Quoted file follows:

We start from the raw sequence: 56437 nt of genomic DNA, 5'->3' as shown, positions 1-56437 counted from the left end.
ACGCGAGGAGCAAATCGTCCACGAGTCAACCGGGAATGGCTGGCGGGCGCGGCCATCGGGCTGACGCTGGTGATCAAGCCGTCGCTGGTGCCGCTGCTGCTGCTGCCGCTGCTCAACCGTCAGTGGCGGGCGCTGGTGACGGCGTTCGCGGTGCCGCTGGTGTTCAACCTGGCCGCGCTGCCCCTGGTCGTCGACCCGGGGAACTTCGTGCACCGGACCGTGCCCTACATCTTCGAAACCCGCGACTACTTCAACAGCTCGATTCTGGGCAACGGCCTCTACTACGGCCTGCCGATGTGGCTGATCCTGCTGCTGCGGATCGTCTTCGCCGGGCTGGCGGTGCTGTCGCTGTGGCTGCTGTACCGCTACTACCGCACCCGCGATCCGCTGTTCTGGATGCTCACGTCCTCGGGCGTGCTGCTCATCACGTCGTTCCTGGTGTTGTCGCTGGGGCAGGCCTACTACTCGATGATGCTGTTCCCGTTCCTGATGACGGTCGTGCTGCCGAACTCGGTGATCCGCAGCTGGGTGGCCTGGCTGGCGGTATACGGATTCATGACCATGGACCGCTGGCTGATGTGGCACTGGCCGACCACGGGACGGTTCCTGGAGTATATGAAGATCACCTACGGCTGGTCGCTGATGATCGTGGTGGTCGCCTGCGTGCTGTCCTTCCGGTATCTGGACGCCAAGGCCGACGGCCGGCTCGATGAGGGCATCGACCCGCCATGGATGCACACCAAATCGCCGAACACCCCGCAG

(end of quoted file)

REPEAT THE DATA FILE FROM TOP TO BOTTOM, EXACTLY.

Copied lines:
We start from the raw sequence: 56437 nt of genomic DNA, 5'->3' as shown, positions 1-56437 counted from the left end.
ACGCGAGGAGCAAATCGTCCACGAGTCAACCGGGAATGGCTGGCGGGCGCGGCCATCGGGCTGACGCTGGTGATCAAGCCGTCGCTGGTGCCGCTGCTGCTGCTGCCGCTGCTCAACCGTCAGTGGCGGGCGCTGGTGACGGCGTTCGCGGTGCCGCTGGTGTTCAACCTGGCCGCGCTGCCCCTGGTCGTCGACCCGGGGAACTTCGTGCACCGGACCGTGCCCTACATCTTCGAAACCCGCGACTACTTCAACAGCTCGATTCTGGGCAACGGCCTCTACTACGGCCTGCCGATGTGGCTGATCCTGCTGCTGCGGATCGTCTTCGCCGGGCTGGCGGTGCTGTCGCTGTGGCTGCTGTACCGCTACTACCGCACCCGCGATCCGCTGTTCTGGATGCTCACGTCCTCGGGCGTGCTGCTCATCACGTCGTTCCTGGTGTTGTCGCTGGGGCAGGCCTACTACTCGATGATGCTGTTCCCGTTCCTGATGACGGTCGTGCTGCCGAACTCGGTGATCCGCAGCTGGGTGGCCTGGCTGGCGGTATACGGATTCATGACCATGGACCGCTGGCTGATGTGGCACTGGCCGACCACGGGACGGTTCCTGGAGTATATGAAGATCACCTACGGCTGGTCGCTGATGATCGTGGTGGTCGCCTGCGTGCTGTCCTTCCGGTATCTGGACGCCAAGGCCGACGGCCGGCTCGATGAGGGCATCGACCCGCCATGGATGCACACCAAATCGCCGAACACCCCGCAG